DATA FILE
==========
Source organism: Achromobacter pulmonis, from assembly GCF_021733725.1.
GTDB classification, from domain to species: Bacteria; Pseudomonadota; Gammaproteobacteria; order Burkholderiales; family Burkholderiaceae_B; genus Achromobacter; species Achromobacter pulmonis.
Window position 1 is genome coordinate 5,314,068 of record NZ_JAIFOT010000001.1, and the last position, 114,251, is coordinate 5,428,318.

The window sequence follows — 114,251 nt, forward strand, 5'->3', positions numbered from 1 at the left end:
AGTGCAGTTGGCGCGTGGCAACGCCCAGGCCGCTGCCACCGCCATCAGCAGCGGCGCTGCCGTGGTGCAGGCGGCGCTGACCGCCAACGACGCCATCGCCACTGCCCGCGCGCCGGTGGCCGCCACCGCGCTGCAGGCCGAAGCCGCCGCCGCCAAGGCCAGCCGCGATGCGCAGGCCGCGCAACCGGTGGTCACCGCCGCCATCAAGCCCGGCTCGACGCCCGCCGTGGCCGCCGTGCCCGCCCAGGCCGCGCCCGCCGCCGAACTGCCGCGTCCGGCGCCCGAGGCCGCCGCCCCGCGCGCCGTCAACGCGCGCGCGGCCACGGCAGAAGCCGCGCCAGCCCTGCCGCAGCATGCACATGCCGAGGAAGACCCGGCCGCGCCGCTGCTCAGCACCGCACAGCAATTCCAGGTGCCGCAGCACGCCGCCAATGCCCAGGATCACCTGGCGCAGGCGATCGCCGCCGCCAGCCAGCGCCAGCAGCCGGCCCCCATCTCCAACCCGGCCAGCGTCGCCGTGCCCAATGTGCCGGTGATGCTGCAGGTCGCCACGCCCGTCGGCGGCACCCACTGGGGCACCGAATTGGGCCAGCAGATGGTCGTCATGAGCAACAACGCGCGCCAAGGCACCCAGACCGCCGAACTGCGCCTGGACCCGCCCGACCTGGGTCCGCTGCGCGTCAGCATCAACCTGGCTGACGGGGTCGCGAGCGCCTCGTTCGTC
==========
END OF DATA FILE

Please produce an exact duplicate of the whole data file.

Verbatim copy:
Source organism: Achromobacter pulmonis, from assembly GCF_021733725.1.
GTDB classification, from domain to species: Bacteria; Pseudomonadota; Gammaproteobacteria; order Burkholderiales; family Burkholderiaceae_B; genus Achromobacter; species Achromobacter pulmonis.
Window position 1 is genome coordinate 5,314,068 of record NZ_JAIFOT010000001.1, and the last position, 114,251, is coordinate 5,428,318.

The window sequence follows — 114,251 nt, forward strand, 5'->3', positions numbered from 1 at the left end:
AGTGCAGTTGGCGCGTGGCAACGCCCAGGCCGCTGCCACCGCCATCAGCAGCGGCGCTGCCGTGGTGCAGGCGGCGCTGACCGCCAACGACGCCATCGCCACTGCCCGCGCGCCGGTGGCCGCCACCGCGCTGCAGGCCGAAGCCGCCGCCGCCAAGGCCAGCCGCGATGCGCAGGCCGCGCAACCGGTGGTCACCGCCGCCATCAAGCCCGGCTCGACGCCCGCCGTGGCCGCCGTGCCCGCCCAGGCCGCGCCCGCCGCCGAACTGCCGCGTCCGGCGCCCGAGGCCGCCGCCCCGCGCGCCGTCAACGCGCGCGCGGCCACGGCAGAAGCCGCGCCAGCCCTGCCGCAGCATGCACATGCCGAGGAAGACCCGGCCGCGCCGCTGCTCAGCACCGCACAGCAATTCCAGGTGCCGCAGCACGCCGCCAATGCCCAGGATCACCTGGCGCAGGCGATCGCCGCCGCCAGCCAGCGCCAGCAGCCGGCCCCCATCTCCAACCCGGCCAGCGTCGCCGTGCCCAATGTGCCGGTGATGCTGCAGGTCGCCACGCCCGTCGGCGGCACCCACTGGGGCACCGAATTGGGCCAGCAGATGGTCGTCATGAGCAACAACGCGCGCCAAGGCACCCAGACCGCCGAACTGCGCCTGGACCCGCCCGACCTGGGTCCGCTGCGCGTCAGCATCAACCTGGCTGACGGGGTCGCGAGCGCCTCGTTCGTC